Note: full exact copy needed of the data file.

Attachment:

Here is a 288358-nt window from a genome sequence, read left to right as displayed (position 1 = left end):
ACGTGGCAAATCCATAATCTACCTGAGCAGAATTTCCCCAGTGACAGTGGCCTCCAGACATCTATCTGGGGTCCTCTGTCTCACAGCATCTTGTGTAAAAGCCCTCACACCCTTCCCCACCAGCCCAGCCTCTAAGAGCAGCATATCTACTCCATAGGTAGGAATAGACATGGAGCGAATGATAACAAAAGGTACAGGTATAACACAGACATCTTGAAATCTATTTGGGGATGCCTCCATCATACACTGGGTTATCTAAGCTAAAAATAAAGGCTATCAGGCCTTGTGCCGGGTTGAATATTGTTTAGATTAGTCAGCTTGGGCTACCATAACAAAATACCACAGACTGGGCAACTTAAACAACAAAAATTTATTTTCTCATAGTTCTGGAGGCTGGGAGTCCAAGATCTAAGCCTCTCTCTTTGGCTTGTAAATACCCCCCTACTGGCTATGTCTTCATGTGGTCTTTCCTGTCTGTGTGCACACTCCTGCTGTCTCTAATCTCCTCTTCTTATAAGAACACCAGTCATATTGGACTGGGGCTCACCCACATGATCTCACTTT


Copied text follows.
Here is a 288358-nt window from a genome sequence, read left to right as displayed (position 1 = left end):
ACGTGGCAAATCCATAATCTACCTGAGCAGAATTTCCCCAGTGACAGTGGCCTCCAGACATCTATCTGGGGTCCTCTGTCTCACAGCATCTTGTGTAAAAGCCCTCACACCCTTCCCCACCAGCCCAGCCTCTAAGAGCAGCATATCTACTCCATAGGTAGGAATAGACATGGAGCGAATGATAACAAAAGGTACAGGTATAACACAGACATCTTGAAATCTATTTGGGGATGCCTCCATCATACACTGGGTTATCTAAGCTAAAAATAAAGGCTATCAGGCCTTGTGCCGGGTTGAATATTGTTTAGATTAGTCAGCTTGGGCTACCATAACAAAATACCACAGACTGGGCAACTTAAACAACAAAAATTTATTTTCTCATAGTTCTGGAGGCTGGGAGTCCAAGATCTAAGCCTCTCTCTTTGGCTTGTAAATACCCCCCTACTGGCTATGTCTTCATGTGGTCTTTCCTGTCTGTGTGCACACTCCTGCTGTCTCTAATCTCCTCTTCTTATAAGAACACCAGTCATATTGGACTGGGGCTCACCCACATGATCTCACTTT